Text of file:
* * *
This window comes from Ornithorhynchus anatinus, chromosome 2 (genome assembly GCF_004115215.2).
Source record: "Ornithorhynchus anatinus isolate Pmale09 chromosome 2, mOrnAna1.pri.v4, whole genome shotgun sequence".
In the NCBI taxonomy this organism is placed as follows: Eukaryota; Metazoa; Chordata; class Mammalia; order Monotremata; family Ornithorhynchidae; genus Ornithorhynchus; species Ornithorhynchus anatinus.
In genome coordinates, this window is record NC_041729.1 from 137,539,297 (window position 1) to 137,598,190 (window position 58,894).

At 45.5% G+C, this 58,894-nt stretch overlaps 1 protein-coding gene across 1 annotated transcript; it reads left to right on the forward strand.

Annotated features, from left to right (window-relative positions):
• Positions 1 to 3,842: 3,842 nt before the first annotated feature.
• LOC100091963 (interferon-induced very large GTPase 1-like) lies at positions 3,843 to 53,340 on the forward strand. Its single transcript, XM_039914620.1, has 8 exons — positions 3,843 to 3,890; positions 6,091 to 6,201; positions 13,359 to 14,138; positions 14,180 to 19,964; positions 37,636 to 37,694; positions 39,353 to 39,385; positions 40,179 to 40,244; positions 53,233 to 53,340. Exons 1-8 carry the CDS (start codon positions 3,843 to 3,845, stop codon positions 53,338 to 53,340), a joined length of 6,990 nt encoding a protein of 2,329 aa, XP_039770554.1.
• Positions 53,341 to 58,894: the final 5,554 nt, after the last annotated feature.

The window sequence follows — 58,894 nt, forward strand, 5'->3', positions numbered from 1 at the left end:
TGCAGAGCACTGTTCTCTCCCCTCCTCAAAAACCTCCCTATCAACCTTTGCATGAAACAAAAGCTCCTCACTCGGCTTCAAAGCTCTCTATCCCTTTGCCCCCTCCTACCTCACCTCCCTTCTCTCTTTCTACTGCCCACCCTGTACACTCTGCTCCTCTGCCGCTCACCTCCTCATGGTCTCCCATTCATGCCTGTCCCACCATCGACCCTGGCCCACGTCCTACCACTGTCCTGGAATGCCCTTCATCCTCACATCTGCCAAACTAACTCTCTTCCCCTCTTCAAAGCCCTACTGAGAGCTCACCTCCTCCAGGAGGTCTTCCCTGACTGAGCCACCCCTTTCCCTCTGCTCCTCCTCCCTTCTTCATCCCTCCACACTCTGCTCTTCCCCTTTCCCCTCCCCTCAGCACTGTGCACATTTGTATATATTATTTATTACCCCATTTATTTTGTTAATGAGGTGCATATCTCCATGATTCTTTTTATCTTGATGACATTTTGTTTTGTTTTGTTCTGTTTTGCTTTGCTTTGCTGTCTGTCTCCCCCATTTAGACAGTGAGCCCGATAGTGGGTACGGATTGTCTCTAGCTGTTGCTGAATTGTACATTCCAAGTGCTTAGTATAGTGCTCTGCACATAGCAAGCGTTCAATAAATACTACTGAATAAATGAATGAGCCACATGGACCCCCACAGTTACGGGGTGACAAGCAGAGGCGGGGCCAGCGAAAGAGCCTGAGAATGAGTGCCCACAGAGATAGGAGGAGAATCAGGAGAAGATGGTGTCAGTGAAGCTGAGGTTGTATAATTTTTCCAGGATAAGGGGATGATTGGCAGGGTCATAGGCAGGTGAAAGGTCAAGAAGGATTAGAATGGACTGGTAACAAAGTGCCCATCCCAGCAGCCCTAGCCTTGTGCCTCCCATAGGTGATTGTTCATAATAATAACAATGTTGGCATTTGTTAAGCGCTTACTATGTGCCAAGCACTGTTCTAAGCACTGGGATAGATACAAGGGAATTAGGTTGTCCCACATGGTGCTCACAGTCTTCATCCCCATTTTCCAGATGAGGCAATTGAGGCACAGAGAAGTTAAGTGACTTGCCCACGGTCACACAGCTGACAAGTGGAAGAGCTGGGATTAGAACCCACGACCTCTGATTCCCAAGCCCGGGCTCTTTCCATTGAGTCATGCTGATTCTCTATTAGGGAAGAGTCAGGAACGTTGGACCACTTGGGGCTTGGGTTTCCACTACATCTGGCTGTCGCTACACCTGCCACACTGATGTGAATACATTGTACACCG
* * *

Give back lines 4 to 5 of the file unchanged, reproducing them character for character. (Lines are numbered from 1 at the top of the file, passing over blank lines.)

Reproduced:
In genome coordinates, this window is record NC_041729.1 from 137,539,297 (window position 1) to 137,598,190 (window position 58,894).

At 45.5% G+C, this 58,894-nt stretch overlaps 1 protein-coding gene across 1 annotated transcript; it reads left to right on the forward strand.